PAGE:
Of all the things connected to Donald J. Trump, few have given him more mileage than his fleet of aircraft.

His Boeing 757 jet, often referred to as Trump Force One, has received the full rich-and-famous lifestyle treatment; The Washington Post even queried whether it was better than Air Force One.

One of Mr. Trump’s helicopters has gotten similar coverage; an interior renovation made CNBC’s “Secret Lives of the Super Rich” in a segment entitled “Pimp My Chopper.”

A close look at Mr. Trump’s two airplanes — the 757 and a smaller jet used on the campaign trail — and three helicopters, however, suggests that their value rests chiefly in their marketing potential, with the Trump stamp of status masking the fleet’s age.

Four of the five aircraft are more than 20 years old, a rarity for most billionaires. The exception is a 19-year-old Cessna 750 Citation X — the only one of the five without the Trump name painted on it in large letters. The smaller plane was grounded last week after The New York Times reported that its registration had expired in January. It is now cleared to fly again, according to the F.A.A.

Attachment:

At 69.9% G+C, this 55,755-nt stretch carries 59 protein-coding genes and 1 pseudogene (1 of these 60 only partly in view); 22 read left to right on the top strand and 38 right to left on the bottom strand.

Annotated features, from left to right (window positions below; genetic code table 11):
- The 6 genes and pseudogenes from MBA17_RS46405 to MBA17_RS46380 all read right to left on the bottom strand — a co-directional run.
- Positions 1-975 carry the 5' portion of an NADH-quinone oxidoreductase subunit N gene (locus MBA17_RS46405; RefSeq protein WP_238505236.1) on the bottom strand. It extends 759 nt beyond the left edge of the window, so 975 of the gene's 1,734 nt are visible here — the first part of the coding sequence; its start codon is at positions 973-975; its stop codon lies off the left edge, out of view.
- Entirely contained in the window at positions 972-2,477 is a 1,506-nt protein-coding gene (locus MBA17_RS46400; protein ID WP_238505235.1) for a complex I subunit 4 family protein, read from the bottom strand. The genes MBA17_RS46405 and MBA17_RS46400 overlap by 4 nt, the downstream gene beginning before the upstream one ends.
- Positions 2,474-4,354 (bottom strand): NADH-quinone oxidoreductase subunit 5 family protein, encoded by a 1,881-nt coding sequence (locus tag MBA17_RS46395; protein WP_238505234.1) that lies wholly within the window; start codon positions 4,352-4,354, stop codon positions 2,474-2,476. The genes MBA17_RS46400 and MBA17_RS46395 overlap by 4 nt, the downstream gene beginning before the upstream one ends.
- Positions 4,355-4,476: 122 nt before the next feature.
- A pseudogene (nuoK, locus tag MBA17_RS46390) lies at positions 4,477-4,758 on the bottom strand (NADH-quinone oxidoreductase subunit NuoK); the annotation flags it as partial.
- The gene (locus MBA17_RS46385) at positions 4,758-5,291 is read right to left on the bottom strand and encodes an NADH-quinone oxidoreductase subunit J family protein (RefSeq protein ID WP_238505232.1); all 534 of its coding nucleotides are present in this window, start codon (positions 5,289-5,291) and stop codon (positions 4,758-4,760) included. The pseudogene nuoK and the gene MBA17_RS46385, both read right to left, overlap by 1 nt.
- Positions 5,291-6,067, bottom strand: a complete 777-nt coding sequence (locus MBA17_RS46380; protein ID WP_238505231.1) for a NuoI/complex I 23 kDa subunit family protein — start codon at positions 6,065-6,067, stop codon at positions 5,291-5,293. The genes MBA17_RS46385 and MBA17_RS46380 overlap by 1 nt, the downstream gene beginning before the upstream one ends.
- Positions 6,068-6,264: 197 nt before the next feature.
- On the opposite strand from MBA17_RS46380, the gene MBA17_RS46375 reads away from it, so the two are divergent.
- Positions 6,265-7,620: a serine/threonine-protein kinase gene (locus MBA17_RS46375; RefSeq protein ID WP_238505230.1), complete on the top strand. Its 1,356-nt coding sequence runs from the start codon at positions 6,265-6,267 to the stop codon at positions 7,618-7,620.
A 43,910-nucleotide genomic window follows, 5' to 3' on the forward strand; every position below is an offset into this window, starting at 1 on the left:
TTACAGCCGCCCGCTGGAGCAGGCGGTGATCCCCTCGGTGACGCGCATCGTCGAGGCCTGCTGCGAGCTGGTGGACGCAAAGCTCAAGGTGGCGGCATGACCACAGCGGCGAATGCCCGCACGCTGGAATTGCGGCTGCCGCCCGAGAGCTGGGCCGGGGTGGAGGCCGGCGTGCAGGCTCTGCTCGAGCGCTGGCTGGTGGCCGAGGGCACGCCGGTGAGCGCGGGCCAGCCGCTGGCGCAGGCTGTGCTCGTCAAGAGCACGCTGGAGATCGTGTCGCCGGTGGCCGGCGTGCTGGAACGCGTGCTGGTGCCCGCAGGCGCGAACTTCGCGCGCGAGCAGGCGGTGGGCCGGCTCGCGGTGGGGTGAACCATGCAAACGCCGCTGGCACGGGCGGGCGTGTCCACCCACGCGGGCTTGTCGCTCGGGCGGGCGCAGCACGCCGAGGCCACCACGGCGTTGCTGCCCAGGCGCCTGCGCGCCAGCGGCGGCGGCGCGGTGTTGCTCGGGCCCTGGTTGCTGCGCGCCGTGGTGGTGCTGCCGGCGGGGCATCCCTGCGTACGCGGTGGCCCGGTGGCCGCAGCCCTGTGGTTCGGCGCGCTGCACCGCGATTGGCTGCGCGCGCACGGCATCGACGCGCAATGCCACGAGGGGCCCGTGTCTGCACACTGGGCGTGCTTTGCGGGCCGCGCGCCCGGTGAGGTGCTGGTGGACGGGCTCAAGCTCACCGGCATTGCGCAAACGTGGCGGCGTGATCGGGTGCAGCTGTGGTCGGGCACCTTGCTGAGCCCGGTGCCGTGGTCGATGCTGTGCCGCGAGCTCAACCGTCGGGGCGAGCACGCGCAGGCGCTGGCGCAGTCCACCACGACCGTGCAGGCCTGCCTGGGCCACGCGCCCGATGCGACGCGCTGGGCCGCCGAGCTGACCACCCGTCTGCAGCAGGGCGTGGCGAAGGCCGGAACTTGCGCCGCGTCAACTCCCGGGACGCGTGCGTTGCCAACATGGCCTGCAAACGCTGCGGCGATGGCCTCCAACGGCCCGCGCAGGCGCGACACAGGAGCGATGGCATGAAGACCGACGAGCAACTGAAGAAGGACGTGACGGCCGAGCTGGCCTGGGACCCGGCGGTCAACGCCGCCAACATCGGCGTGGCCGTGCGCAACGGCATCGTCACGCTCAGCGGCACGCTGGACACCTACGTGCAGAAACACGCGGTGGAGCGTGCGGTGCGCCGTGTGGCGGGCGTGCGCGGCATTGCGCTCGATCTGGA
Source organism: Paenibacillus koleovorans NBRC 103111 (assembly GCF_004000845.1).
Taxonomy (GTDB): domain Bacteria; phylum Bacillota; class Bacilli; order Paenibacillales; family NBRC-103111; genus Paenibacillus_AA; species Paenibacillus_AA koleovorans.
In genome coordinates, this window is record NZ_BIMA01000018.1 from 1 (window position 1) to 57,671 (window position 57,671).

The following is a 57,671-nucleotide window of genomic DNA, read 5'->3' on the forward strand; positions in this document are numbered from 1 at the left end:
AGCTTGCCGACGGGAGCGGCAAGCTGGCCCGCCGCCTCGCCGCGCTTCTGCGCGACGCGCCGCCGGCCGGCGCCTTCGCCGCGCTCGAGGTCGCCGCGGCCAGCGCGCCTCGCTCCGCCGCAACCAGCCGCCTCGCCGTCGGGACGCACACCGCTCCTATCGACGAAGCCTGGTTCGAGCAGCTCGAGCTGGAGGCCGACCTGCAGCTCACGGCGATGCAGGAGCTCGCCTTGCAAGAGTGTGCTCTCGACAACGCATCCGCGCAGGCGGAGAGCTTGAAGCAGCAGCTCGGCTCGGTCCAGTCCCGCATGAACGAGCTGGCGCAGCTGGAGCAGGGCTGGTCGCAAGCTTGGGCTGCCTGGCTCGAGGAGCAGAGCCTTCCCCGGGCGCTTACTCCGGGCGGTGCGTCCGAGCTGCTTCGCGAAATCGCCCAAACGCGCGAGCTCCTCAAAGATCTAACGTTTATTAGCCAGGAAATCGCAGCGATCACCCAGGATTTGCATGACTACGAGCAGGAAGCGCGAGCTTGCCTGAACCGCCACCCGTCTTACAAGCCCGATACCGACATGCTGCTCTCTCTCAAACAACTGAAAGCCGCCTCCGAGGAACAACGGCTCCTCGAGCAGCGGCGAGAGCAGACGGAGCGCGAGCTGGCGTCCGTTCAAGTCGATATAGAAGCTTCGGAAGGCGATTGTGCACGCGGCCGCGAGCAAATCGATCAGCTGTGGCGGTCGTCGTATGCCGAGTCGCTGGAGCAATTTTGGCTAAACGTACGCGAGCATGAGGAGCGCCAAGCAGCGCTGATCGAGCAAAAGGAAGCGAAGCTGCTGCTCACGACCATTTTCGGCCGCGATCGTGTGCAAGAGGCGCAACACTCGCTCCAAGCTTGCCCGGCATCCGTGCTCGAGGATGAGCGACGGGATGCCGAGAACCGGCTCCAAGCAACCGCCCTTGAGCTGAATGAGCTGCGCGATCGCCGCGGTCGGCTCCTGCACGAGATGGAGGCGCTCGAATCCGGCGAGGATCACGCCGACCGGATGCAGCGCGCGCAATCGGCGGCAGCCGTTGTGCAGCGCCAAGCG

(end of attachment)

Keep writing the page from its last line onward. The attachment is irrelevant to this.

Most people who own aircraft do not have more than one or two. Even those who can afford to own planes often lease or charter them instead, offering a layer of ease and anonymity. But anonymity is not Mr. Trump’s style. The Boeing, built in 1991 to seat roughly 200 people, is Mr. Trump’s favorite flying toy, he said in an interview on Saturday. The jet, which once did duty with a commercial airline in Mexico in the 1990s, has been famously renovated. It has a bedroom; the fixtures are brushed with 24-karat gold; and the toilet seats were reupholstered with Edelman leather, which also graces the Eames chairs in Ivanka Trump’s den.

“It’s like a new plane,” Mr. Trump said in a documentary that showed off some of the renovations. “The plane is very much an extension of the Trump brand.”

While the 757 might seem like an odd choice for a man who puts his net worth at $11 billion, and, records show, does not use the plane much to travel abroad, Mr. Trump has cited it and his other planes as proof of how he gets good value for his money. In the 1980s, for example, he paid $8 million to buy a 1968 Boeing 727 from a financially troubled Texas company, Diamond Shamrock, according to his book “The Art of the Deal.” Mr. Trump said a smaller Gulfstream jet would have cost more than twice as much.

“It was a little more plane than I needed,” he wrote, “but I find it hard to resist a good deal when the opportunity presents itself.”